2 Answers | Add Yours
In Jonathan Swift's Gulliver's Travel, the people of Lilliput are only six inches tall. The Brobdingnagians are as large as buildings. This means that in the Lilliputian court, Gulliver is a creature of great physical power who must be subdued by large groups cooperating, but in the Brobdingnagian court he is absurdly small.
The people of Lilliput are granted political power on the basis of athletic abilities such as leaping and creeping. The Brobdingnagian court is much more intellectual, with the King asking questions of Gulliver about political theories and interested in him because of his mind not his physical attributes.
While the people of Lilliput are small and petty, in every sense, and symbolize the worst aspects of England, including infighting in the court and external hostilities, the Brobdingnagian King represents a wise a benevolent monarch, larger and greater than the English.
The Emperor and court of Lilliput are ridiculous. In order to achieve a position at court, one need only become a skilled "Rope-Dancer" and learn to "jump the highest without falling." Alternately, "Candidates are to undergo a Tryal of Dexterity" where they must jump over a stick held by the Emperor. In this way, then, court positions and positions of service are not filled by people who are the most qualified or intelligent, but by people who are the best at some arbitrary and useless physical feat. Further, the Emperor is extremely warlike and violent, and Gulliver proclaims the Lilliputian army to possess "the best military Discipline [he] ever beheld." They fight over which end of the egg to crack: the big or the small. They fight over how high the heels on their shoes should be: tall or short. And when Gulliver refuses to help Lilliput crush their enemy, Blefuscu, the Emperor turns on him and accuses him of treason and wishes to execute him.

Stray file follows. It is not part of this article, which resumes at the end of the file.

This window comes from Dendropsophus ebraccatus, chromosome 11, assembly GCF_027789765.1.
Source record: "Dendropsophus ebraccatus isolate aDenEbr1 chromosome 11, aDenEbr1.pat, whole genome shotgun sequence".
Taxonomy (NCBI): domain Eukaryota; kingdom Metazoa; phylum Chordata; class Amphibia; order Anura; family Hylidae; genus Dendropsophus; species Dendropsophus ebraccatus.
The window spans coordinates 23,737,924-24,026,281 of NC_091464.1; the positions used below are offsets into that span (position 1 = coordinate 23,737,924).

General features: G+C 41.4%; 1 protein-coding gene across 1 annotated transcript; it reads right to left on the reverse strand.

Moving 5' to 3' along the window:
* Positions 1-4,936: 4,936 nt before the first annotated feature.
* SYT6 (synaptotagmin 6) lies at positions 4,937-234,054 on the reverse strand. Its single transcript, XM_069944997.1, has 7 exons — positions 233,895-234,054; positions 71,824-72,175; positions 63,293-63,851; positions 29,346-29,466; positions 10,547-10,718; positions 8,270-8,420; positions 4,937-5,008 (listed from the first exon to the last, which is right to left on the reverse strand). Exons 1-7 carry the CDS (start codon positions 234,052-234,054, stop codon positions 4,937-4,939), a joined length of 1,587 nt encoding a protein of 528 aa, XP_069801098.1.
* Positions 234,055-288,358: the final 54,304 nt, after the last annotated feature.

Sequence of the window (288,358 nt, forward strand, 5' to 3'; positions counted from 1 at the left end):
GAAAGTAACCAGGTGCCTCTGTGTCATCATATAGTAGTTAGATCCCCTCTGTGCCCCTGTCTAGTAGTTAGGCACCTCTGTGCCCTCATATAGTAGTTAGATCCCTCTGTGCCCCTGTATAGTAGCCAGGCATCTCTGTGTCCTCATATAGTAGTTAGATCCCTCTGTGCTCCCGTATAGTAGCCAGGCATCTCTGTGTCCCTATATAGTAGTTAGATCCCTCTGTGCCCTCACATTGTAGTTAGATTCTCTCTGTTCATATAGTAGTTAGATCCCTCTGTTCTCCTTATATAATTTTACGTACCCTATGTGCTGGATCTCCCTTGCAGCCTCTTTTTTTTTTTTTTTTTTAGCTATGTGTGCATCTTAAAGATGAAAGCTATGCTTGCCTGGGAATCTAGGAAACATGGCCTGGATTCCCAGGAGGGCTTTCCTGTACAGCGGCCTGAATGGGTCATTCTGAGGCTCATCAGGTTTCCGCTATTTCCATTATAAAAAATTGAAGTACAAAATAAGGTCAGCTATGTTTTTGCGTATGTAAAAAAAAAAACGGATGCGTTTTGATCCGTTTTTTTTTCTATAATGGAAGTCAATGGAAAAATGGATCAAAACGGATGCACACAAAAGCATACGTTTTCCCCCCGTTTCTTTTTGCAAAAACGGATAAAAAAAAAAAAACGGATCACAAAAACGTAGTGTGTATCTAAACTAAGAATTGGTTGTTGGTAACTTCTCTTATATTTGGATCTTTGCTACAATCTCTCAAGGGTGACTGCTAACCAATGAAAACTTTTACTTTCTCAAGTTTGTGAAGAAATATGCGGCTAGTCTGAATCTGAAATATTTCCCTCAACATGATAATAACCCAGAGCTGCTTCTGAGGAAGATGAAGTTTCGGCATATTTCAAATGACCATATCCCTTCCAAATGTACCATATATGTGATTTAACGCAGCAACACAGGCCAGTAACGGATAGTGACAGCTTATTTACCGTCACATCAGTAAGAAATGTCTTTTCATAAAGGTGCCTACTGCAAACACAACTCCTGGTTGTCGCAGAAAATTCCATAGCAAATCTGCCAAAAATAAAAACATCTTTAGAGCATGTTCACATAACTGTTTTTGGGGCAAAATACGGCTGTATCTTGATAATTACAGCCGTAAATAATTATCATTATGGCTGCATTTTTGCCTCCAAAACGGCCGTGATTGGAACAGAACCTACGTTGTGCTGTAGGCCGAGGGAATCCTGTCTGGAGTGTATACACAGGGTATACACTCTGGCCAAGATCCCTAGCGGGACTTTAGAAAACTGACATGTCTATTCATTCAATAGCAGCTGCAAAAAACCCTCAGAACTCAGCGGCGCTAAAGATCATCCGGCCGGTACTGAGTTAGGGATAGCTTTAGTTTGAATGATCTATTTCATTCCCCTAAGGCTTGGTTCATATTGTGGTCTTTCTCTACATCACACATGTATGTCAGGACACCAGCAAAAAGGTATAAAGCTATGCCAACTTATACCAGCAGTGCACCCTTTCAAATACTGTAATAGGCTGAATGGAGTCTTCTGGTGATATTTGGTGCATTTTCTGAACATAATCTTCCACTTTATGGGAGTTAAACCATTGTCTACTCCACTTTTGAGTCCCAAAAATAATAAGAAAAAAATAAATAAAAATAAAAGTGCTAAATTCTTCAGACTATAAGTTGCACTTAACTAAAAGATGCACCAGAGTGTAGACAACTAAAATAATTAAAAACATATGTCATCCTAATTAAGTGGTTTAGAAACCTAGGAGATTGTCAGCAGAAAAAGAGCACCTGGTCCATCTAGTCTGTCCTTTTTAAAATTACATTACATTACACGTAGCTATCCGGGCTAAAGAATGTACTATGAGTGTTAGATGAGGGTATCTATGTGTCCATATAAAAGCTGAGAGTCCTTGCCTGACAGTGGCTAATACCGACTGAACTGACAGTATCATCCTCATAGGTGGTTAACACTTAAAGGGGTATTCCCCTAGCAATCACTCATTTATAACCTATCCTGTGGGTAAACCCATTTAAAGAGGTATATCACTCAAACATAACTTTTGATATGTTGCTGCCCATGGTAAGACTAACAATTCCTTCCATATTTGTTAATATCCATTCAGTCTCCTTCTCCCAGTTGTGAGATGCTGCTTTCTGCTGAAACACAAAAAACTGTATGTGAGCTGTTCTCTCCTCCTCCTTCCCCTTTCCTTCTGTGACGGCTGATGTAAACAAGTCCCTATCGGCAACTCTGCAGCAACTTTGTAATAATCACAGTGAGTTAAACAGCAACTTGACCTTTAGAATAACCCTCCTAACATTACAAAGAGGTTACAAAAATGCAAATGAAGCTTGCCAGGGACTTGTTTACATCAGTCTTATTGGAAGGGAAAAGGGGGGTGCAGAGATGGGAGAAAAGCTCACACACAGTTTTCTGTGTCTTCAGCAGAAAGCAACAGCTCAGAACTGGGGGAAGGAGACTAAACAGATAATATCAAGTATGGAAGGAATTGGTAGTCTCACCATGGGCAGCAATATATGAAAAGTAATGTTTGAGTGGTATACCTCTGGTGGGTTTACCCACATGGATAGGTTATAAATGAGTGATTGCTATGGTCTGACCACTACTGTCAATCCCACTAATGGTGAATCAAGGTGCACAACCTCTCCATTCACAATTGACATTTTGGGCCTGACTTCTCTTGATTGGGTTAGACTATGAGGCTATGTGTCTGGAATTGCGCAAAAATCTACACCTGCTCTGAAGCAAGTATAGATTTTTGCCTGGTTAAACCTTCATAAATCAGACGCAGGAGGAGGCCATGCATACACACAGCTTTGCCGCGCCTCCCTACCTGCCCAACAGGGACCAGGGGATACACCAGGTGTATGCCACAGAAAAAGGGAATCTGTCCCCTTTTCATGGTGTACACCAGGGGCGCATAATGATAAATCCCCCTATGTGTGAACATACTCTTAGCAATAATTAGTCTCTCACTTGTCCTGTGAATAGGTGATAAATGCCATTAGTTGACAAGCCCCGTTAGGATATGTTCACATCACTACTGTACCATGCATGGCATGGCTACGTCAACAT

The king of Brobdingnag, on the other hand, is much more peace-loving and generous than the Emperor of Lilliput. Although Gulliver first expects these people to be warlike and savage due to their size, they turn out to be the reverse. The king is amazed to hear Gulliver's stories of England; he is shocked by their "extensive wars" and the need they feel to maintain a "mercenary standing army." In the end, he declares to Gulliver, "I cannot but conclude the Bulk of your Natives, to be the most pernicious Race of little odious Vermin that Nature ever suffered to crawl upon the Surface of the Earth." Instead of being impressed by England's might, the king of Brobdingnag is horrified to learn of gunpowder and other inventions that aid in the killing of men. He refers to Gulliver as an "Insect" and his abhorrence of Gulliver grows with each new proof of his and his country's barbarism. The Lilliputian emperor would relate to stories such as these. Ultimately, it seems that England has a great deal more in common with Lilliput than Brobdingnag.
We’ve answered 320,001 questions. We can answer yours, too.Ask a question